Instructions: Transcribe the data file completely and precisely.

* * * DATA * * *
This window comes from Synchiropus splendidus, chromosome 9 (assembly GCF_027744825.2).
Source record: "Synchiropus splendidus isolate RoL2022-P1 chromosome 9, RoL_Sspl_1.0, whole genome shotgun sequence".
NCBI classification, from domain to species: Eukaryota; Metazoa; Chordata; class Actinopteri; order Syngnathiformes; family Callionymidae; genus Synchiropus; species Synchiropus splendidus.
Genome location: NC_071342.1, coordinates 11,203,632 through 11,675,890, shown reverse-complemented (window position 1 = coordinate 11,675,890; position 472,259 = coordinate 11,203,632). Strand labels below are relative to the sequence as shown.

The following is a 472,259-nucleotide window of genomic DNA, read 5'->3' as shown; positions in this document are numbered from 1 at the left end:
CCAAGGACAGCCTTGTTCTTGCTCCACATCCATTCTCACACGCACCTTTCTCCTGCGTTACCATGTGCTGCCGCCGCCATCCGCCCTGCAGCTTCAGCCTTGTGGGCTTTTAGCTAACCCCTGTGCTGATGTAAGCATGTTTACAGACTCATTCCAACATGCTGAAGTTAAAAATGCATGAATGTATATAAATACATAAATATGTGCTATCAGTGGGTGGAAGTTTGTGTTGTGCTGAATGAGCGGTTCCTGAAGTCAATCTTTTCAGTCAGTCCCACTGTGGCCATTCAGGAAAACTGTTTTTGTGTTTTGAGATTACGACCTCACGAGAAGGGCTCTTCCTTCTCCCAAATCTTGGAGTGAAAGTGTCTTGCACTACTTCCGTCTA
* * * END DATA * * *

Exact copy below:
This window comes from Synchiropus splendidus, chromosome 9 (assembly GCF_027744825.2).
Source record: "Synchiropus splendidus isolate RoL2022-P1 chromosome 9, RoL_Sspl_1.0, whole genome shotgun sequence".
NCBI classification, from domain to species: Eukaryota; Metazoa; Chordata; class Actinopteri; order Syngnathiformes; family Callionymidae; genus Synchiropus; species Synchiropus splendidus.
Genome location: NC_071342.1, coordinates 11,203,632 through 11,675,890, shown reverse-complemented (window position 1 = coordinate 11,675,890; position 472,259 = coordinate 11,203,632). Strand labels below are relative to the sequence as shown.

The following is a 472,259-nucleotide window of genomic DNA, read 5'->3' as shown; positions in this document are numbered from 1 at the left end:
CCAAGGACAGCCTTGTTCTTGCTCCACATCCATTCTCACACGCACCTTTCTCCTGCGTTACCATGTGCTGCCGCCGCCATCCGCCCTGCAGCTTCAGCCTTGTGGGCTTTTAGCTAACCCCTGTGCTGATGTAAGCATGTTTACAGACTCATTCCAACATGCTGAAGTTAAAAATGCATGAATGTATATAAATACATAAATATGTGCTATCAGTGGGTGGAAGTTTGTGTTGTGCTGAATGAGCGGTTCCTGAAGTCAATCTTTTCAGTCAGTCCCACTGTGGCCATTCAGGAAAACTGTTTTTGTGTTTTGAGATTACGACCTCACGAGAAGGGCTCTTCCTTCTCCCAAATCTTGGAGTGAAAGTGTCTTGCACTACTTCCGTCTA